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Inside Twitter’s Expanded SF Offices: Birds, More Birds. Also, Birds

Twitter unveils its expanded bird-themed headquarters. It’s downright Hitchcock-ian.

Inside Twitter’s Expanded SF Offices: Birds, More Birds. Also, Birds
Twitter HQ

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Last
November, Twitter fetched up at generous new headquarters in San
Francisco’s SOMA district. Just six months later, the social
networking site has annexed more space. Next up: Twitter takes over @world?

Let’s
hope not, at least not for design’s sake. The decor’s pretty basic
here; it looks like it was whipped off in a few days, which considering
that the company expanded from about 50 employees to more than 200 in half
a year, it probably was.

The eye behind both spaces is San
Francisco designer Sara Morishige. She
also happens to be married to Twitter co-founder Evan Williams.

So the place is lousy with bird graphics. Birds. Twitter. Tweet, tweet. Get it? “The bird decals were custom; traced from a photo I took
while visiting @ev’s dad,” Morishige says of the original source, @ev,
of course, being Williams.

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It’s
a cute idea if used sparingly, but man, they just knock you over the
head with this stuff. They’ve even got birds embedded in the conference
table. It’s almost Hitchcockian.

Morishige collaborated with 3 Fish Studios on some of the art work.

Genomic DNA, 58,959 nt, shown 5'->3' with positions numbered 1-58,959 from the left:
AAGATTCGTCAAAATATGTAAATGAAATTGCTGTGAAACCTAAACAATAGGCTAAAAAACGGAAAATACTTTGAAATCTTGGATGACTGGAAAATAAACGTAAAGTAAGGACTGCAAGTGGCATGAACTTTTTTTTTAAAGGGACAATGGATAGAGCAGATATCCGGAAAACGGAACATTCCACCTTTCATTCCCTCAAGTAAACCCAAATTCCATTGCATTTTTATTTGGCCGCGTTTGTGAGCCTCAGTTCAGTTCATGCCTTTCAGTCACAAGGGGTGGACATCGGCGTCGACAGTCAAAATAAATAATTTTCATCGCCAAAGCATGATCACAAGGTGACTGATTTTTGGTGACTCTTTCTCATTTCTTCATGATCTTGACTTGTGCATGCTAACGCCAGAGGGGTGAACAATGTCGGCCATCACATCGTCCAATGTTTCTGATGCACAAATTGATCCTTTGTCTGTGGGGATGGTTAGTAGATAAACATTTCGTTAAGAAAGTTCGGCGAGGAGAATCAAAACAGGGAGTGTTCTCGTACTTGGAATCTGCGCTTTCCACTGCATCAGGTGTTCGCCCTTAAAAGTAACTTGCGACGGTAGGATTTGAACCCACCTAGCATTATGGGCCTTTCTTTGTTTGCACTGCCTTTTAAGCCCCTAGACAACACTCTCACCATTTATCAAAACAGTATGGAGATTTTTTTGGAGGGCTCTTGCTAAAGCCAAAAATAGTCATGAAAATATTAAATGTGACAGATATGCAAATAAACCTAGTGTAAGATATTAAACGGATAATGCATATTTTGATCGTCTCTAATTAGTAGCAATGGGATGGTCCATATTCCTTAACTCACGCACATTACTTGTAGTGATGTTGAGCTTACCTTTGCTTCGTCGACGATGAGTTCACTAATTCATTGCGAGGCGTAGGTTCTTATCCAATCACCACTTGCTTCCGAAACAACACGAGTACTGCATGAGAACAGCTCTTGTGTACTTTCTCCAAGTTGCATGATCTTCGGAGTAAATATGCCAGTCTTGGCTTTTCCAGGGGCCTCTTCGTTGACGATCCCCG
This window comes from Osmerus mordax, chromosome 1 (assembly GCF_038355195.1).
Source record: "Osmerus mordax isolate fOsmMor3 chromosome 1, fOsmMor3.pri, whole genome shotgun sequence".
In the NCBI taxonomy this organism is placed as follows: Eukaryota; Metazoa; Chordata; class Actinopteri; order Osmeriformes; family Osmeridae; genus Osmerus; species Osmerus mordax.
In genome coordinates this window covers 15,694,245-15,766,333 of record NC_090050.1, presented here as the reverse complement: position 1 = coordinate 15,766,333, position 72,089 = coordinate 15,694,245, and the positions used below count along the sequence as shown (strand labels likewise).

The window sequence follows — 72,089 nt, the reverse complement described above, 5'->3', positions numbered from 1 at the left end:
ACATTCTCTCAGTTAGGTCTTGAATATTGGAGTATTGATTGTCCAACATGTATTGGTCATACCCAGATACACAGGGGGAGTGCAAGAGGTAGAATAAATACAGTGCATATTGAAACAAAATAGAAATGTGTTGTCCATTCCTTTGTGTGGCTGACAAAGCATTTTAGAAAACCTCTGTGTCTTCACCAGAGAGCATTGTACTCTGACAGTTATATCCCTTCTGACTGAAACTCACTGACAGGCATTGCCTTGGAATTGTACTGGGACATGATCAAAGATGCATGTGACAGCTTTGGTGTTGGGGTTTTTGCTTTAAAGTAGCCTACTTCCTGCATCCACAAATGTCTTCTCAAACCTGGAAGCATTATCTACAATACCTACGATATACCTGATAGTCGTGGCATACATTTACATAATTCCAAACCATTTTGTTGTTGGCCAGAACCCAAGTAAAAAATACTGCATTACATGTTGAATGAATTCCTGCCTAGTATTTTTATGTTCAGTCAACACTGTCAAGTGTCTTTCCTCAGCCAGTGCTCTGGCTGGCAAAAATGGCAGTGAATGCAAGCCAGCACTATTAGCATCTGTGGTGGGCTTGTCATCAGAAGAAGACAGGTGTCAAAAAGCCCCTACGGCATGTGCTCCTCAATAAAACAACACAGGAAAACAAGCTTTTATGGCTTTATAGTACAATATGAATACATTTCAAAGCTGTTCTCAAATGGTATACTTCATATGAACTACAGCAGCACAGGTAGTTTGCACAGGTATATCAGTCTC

More
Twitter-themed art. Do you really want to be reminded of where you work
all the time? Maybe Twitter employees do. It’s one of those offices
that has a bunch of “lifestyle” features to pander to its cool-kid staff. Fifteen
years ago, that meant beanbags and pool tables. Today, it’s yoga rooms
and vegan food. Twitter hq, naturally, has both. That’s the cafe below.

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The nicest
touches come from Lundberg Design, which fabricated a lot of
the woodwork. Those are manzanita tree branches suspended over a
reception desk.

But then they have really boring, under-designed areas like this.

Companies
are always using glossy new offices to pound their chests about their brilliance or creativity or
whatever. Consider Facebook’s headquarters,
which fairly drip with ambition — every incandescent bulb meticulously
planted, every Eames Molded Plastic Rocker perfectly arranged. Twitter,
on the other hand, seems unsure about the story it wants to tell. Is it whimsical or serious? Powerful or scrappy? Here’s to hoping
they have a clearer vision for the service itself.

[Via Michelle Kaufmann]

About the author

Suzanne LaBarre is the editor of Co.Design. Previously, she was the online content director of Popular Science and has written for the New York Times, the New York Observer, Newsday, I.D.

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